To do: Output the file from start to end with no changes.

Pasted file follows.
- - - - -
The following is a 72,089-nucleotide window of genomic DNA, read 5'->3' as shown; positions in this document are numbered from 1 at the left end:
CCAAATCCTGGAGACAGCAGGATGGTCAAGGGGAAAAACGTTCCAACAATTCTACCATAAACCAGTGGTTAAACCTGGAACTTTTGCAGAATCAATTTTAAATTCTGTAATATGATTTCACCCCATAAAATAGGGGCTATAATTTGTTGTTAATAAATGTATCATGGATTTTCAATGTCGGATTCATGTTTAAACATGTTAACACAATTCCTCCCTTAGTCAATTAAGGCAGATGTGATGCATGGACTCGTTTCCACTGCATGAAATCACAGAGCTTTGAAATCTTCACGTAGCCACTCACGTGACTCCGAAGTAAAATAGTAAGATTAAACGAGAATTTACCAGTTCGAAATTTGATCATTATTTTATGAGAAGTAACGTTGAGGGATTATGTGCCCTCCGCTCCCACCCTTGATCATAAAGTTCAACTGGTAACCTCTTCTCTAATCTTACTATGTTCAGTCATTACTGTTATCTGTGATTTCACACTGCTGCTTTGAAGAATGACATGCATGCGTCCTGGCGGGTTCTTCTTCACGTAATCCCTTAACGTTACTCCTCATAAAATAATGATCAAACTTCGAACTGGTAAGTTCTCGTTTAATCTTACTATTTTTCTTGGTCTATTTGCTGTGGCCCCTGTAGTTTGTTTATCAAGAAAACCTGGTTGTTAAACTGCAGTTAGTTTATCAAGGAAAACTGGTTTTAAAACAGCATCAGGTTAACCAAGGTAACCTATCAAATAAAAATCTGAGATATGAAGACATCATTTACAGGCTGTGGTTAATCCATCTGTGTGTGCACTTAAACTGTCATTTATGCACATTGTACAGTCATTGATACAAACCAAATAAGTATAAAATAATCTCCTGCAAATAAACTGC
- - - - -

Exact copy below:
The following is a 72,089-nucleotide window of genomic DNA, read 5'->3' as shown; positions in this document are numbered from 1 at the left end:
CCAAATCCTGGAGACAGCAGGATGGTCAAGGGGAAAAACGTTCCAACAATTCTACCATAAACCAGTGGTTAAACCTGGAACTTTTGCAGAATCAATTTTAAATTCTGTAATATGATTTCACCCCATAAAATAGGGGCTATAATTTGTTGTTAATAAATGTATCATGGATTTTCAATGTCGGATTCATGTTTAAACATGTTAACACAATTCCTCCCTTAGTCAATTAAGGCAGATGTGATGCATGGACTCGTTTCCACTGCATGAAATCACAGAGCTTTGAAATCTTCACGTAGCCACTCACGTGACTCCGAAGTAAAATAGTAAGATTAAACGAGAATTTACCAGTTCGAAATTTGATCATTATTTTATGAGAAGTAACGTTGAGGGATTATGTGCCCTCCGCTCCCACCCTTGATCATAAAGTTCAACTGGTAACCTCTTCTCTAATCTTACTATGTTCAGTCATTACTGTTATCTGTGATTTCACACTGCTGCTTTGAAGAATGACATGCATGCGTCCTGGCGGGTTCTTCTTCACGTAATCCCTTAACGTTACTCCTCATAAAATAATGATCAAACTTCGAACTGGTAAGTTCTCGTTTAATCTTACTATTTTTCTTGGTCTATTTGCTGTGGCCCCTGTAGTTTGTTTATCAAGAAAACCTGGTTGTTAAACTGCAGTTAGTTTATCAAGGAAAACTGGTTTTAAAACAGCATCAGGTTAACCAAGGTAACCTATCAAATAAAAATCTGAGATATGAAGACATCATTTACAGGCTGTGGTTAATCCATCTGTGTGTGCACTTAAACTGTCATTTATGCACATTGTACAGTCATTGATACAAACCAAATAAGTATAAAATAATCTCCTGCAAATAAACTGC